Netflix Teams With SiriusXM on New Comedy Radio Channel

Streaming video giant Netflix is making a move into satellite radio by launching a commercial-free comedy channel with satellite-radio broadcaster SiriusXM. The two are partnering on a new radio channel dubbed “Netflix Is a Joke Radio” that will draw content from Netflix’s growing library of comedy programs. Netflix also plans to produce original content. The channel will serve as a promotional tool for Netflix’s stand-up specials and ideally drive some of SiriusXM’s 33 million subscribers to the streaming video service. The channel is expected to launch in January 2019.

The deal “marks the first time Netflix has moved beyond video and partnered with another distribution platform to create a Netflix-branded product,” reports The Wall Street Journal. “The push beyond its own platform comes as Netflix faces increased competition from its rivals.”

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Hulu and Amazon “are both investing more in content,” and “Disney is also launching its own direct-to-consumer service to compete with Netflix.”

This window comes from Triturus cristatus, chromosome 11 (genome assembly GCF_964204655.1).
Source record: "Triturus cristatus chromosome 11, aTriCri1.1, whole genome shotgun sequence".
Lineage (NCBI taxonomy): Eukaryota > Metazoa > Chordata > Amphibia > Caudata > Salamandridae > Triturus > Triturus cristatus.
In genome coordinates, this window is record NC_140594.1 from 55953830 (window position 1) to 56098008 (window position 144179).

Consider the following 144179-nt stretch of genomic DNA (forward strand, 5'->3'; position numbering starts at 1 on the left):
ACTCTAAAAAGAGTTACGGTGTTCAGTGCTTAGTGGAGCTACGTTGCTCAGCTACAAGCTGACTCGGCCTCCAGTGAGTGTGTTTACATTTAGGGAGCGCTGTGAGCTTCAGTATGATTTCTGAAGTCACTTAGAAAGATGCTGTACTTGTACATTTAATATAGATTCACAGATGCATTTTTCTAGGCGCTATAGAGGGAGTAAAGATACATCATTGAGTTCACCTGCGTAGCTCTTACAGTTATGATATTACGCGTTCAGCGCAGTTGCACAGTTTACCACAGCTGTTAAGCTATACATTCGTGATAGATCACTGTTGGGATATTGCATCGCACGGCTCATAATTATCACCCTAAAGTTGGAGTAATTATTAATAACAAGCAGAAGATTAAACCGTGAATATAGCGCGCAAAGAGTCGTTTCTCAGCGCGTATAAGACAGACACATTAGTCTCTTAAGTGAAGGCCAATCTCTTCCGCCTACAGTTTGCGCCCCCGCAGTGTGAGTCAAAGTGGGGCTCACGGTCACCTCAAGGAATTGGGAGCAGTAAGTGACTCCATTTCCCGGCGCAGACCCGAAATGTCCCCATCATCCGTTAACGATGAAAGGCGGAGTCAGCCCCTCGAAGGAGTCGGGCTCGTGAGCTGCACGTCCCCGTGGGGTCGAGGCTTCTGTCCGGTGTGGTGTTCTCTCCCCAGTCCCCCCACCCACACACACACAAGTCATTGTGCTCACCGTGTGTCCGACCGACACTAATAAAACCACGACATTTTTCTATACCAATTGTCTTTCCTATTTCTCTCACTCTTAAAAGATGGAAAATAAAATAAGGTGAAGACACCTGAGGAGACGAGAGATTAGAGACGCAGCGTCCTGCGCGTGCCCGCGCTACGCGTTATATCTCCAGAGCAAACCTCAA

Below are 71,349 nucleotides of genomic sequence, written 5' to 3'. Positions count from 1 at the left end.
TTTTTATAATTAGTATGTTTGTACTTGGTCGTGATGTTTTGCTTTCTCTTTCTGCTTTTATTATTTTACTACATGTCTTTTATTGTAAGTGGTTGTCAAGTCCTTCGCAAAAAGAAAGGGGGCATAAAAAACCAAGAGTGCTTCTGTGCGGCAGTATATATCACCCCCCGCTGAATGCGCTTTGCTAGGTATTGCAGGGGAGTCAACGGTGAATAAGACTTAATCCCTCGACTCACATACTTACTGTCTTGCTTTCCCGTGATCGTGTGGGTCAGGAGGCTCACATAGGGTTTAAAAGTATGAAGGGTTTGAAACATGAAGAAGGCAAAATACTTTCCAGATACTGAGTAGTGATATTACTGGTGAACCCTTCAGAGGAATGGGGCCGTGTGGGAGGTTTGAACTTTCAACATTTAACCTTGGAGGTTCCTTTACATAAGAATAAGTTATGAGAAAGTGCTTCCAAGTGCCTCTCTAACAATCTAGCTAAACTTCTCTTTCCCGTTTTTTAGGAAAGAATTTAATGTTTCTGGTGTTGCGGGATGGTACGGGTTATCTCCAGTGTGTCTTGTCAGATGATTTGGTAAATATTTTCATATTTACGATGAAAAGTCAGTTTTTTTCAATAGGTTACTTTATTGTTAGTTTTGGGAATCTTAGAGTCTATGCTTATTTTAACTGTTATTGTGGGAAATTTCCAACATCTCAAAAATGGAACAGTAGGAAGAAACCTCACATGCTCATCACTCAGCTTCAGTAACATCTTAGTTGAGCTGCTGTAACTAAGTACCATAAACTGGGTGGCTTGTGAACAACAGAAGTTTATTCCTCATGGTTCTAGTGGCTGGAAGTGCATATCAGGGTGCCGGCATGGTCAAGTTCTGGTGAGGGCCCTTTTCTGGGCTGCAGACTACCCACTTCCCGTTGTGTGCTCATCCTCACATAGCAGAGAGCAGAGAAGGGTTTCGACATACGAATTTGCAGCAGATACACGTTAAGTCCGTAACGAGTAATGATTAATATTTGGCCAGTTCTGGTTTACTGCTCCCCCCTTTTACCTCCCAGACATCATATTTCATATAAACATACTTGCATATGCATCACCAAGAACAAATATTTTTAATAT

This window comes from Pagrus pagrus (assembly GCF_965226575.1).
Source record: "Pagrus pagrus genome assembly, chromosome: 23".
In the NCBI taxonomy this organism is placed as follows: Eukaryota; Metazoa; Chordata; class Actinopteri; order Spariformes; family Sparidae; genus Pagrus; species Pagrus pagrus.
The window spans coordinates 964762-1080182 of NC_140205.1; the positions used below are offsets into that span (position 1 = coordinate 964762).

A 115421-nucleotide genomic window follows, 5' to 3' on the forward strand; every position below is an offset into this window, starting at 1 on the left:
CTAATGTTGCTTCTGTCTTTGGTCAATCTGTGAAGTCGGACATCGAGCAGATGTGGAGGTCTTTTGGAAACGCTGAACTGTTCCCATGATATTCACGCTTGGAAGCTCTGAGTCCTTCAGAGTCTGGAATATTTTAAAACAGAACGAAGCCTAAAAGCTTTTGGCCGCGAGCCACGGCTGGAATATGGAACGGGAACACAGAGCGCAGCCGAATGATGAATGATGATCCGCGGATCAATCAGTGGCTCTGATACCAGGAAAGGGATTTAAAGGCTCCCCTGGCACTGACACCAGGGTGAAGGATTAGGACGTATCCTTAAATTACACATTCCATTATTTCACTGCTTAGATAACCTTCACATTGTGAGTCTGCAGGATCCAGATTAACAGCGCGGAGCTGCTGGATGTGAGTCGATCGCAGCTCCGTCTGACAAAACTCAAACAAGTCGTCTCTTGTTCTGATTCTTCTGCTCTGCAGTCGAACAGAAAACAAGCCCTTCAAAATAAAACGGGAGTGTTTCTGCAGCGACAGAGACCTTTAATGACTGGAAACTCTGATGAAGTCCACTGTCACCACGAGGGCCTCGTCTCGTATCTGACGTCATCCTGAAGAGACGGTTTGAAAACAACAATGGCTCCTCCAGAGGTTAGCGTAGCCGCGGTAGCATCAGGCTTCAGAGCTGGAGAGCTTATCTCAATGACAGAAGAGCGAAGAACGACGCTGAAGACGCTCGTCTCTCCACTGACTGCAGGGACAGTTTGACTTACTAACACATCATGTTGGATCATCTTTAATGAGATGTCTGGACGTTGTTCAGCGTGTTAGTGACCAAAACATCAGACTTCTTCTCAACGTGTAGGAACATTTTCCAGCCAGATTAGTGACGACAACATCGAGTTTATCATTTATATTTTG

Netflix has been investing heavily in comedy, paying higher than average fees to attract top comedians such as Chris Rock, Dave Chappelle and Amy Schumer. Netflix has lured David Letterman, Norm Macdonald and Joel McHale to its platform, while also producing content with rising talent such as Michelle Wolf.

“Exclusive non-music content is another way for SiriusXM to differentiate itself from rivals such as Spotify,” suggests WSJ. “The Netflix channel joins an already large comedy presence on the SiriusXM dial,” including top names such as Comedy Central and Kevin Hart. SiriusXM currently “has six channels devoted to stand-up.”

Satellite radio is not the only audio interest for Netflix. According to Fast Company, the company “has also been flirting with podcasts, launching a companion series to its ‘Wormwood’ docuseries in December 2017 and then last spring, it created its first ongoing podcast, ‘You Can’t Make This Up,’ which is devoted to helping Netflix subscribers discover nonfiction programming on the service.”